“Don’t move,” I think; “don’t breathe”. Silence. I’m lying face-down in garbage; food scraps, medical waste, the stench of rotting bile; a needle’s pricked my arm. I could feel smooth cellophane squares, my prize!, at my fingertips, but “don’t move.”
I heard Fedya shout out, as soon as I jumped into the dumpster; I heard him running away, and the guards running after, shouting, “ Vnimaniye! Stoy!“
I waited breathless for hours, or seconds, I don’t know. Finally I heard a slight tapping on the dumpster wall, our signal, “tat, tat…tat; tipper tap”. I raised to a kneel, reached in and grabbed a good armful of reward – discarded x-ray films. I raised the lid and climbed out. Quiet. Still not breathing.
Alexei mouth-whispers, “Let’s go. Fedya’s nabbed by the guards.”
In the Soviet Union, when Western music was illegal, record bootlegging was a creative and perilous endeavor. During the 1950’s, people learned to etch recordings into discarded x-ray material. Hospital dumpster diving was an actual thing, and I tried to imagine what that was like. The bootleg records were called roentgenizdat – X-ray publishing – or “bone music”.
This year, I celebrated record store day in Boise, Idaho, at the beginning of a road trip. Coincidentally, I had been reading about Rostropovich and his relationship with Shostakovich, and when I saw this picture disc, I had to buy it, but I had no idea what I was getting. Returning home from my road trip, I listened to it, and then I needed to know why there was an x-ray image on the picture disc. (It’s a beautiful piece; listen to it here Cello Concerto No.2. I’m particularly drawn in at the 20:18 mark, with Rostropovich sawing away on a cello solo, and the conductor takes a rest to wipe his own brow.)
The recording is Mstislav Rostropovich and his world premiere performance of the Cello Concerto No. 2, composed by friend and mentor Dmitri Shostakovich, recorded live in the Great Hall of the Moscow Conservatoire. This is its first release on vinyl. Ever. What a wonderfully cherishable thing!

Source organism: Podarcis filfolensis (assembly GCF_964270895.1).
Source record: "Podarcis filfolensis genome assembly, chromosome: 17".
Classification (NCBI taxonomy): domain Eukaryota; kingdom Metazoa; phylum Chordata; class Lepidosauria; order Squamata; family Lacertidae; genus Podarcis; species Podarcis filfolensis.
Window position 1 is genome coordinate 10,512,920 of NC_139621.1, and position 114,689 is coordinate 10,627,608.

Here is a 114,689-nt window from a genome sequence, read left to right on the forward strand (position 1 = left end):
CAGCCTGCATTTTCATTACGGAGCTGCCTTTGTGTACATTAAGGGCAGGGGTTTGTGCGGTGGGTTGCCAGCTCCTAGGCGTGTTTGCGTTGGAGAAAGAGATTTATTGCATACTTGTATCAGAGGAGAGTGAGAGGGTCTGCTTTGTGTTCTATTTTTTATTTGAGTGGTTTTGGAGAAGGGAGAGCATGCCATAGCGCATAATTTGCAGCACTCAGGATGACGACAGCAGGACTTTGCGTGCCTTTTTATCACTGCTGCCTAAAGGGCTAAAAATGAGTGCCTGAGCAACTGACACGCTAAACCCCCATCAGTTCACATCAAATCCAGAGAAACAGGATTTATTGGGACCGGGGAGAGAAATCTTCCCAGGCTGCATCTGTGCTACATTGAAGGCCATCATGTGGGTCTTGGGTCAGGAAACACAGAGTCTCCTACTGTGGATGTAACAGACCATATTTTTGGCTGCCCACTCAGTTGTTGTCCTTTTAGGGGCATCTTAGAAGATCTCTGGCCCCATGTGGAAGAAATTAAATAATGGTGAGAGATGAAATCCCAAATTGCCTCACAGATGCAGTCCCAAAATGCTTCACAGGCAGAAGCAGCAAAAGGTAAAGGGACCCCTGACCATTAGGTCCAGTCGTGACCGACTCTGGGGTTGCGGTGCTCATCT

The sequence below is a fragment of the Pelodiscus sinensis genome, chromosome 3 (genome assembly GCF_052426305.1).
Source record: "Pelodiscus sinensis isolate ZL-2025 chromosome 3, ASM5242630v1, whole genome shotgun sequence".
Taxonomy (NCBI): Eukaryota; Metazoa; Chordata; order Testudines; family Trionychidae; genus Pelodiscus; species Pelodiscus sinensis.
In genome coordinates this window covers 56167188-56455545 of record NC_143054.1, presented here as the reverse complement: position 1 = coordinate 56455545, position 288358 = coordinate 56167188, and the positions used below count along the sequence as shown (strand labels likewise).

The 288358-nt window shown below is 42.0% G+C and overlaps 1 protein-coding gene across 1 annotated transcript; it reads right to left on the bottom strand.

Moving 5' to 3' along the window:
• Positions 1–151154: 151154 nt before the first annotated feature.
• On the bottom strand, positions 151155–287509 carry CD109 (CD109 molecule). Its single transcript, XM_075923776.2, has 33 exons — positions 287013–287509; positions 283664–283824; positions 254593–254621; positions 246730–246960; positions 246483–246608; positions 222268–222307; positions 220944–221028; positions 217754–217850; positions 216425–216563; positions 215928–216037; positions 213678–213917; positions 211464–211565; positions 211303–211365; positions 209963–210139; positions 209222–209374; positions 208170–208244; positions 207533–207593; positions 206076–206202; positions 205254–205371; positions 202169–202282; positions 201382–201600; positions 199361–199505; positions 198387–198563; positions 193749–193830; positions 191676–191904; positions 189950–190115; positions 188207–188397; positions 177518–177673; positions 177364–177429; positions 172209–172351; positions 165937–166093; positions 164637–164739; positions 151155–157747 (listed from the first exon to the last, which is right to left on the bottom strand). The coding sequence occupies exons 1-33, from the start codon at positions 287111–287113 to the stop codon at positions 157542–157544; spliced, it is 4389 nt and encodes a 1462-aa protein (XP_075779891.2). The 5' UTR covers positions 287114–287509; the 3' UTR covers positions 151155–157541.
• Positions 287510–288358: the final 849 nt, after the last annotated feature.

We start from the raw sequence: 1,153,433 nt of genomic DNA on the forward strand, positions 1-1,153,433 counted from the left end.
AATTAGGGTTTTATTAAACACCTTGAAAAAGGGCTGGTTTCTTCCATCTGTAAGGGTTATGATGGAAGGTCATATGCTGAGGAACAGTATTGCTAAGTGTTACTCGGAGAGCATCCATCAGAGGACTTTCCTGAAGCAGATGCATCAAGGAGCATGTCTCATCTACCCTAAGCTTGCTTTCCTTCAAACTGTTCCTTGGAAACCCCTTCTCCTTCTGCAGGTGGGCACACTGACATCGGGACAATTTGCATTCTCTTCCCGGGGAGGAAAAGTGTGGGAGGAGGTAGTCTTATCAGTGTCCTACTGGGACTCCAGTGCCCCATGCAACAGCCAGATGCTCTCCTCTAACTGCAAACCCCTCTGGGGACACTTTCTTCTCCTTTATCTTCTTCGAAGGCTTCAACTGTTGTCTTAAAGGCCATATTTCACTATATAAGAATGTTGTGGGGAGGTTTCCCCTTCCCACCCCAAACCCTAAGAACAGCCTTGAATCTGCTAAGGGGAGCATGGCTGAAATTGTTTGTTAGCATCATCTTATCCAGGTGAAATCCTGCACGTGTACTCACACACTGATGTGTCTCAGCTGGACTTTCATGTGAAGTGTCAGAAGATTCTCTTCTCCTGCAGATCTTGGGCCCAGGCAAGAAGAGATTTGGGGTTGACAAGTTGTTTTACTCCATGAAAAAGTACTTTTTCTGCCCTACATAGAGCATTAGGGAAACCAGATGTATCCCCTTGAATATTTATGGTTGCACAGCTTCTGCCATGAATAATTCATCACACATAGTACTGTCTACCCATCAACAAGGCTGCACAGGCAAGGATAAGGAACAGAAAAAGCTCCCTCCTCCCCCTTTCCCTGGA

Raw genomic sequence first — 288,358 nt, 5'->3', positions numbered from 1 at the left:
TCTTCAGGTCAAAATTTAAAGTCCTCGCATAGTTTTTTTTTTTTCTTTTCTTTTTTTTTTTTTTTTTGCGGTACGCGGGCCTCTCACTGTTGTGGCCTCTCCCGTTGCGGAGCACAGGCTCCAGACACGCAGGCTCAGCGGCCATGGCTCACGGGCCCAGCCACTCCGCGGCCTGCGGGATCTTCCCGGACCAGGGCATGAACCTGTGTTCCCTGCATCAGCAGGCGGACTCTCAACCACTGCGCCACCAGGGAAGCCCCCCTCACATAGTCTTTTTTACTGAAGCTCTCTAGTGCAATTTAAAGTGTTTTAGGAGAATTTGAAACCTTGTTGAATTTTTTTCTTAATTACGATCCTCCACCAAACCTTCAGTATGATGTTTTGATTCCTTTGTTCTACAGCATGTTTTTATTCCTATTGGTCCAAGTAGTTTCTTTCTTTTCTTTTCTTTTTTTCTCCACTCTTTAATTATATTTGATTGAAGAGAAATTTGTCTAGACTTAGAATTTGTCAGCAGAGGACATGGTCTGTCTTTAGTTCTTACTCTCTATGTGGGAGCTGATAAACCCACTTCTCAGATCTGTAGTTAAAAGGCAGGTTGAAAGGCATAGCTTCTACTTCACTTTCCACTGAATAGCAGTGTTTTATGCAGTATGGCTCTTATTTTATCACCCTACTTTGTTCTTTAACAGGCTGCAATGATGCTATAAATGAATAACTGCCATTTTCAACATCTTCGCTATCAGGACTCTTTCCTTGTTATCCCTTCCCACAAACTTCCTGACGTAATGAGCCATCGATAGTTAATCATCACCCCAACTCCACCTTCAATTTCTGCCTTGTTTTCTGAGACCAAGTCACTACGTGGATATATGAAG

Upon reading about this record and about roentgenizdat generally, I was reminded of Red Wave, a double-vinyl record that I have from my college days. It’s another example of bravery in the face of oppression, this time by American Joanna Stingray in the 1980s, who smuggled out cassette tapes of bands playing in Leningrad and arranged for the production and release of the album through indie label Big Time Records. It’s all well documented on Wikipedia. Here’s a taste of Aquarium.
Lastly, also on Record Store Day, I bought a 10-inch vinyl record from Vanishing Twin, called “Dream by Numbers”. Again, I didn’t know anything about this, but the packaging was cool and I loved the visual description, ‘dream by numbers’. I dream in color, don’t you? I couldn’t go wrong for $9! It’s pretty cool stuff. Take a listen here with “Million Dollar Mermaid” . (I’d never heard of the vanishing twin syndrome; freaky and fascinating, I invite the reader to look it up and read about it.)
After a long day of driving, and a foray into record shopping, the iced coffee was delicious. My Record Store Day was fabulous. I’m interested in hearing from others how they spent the day, and what they bought.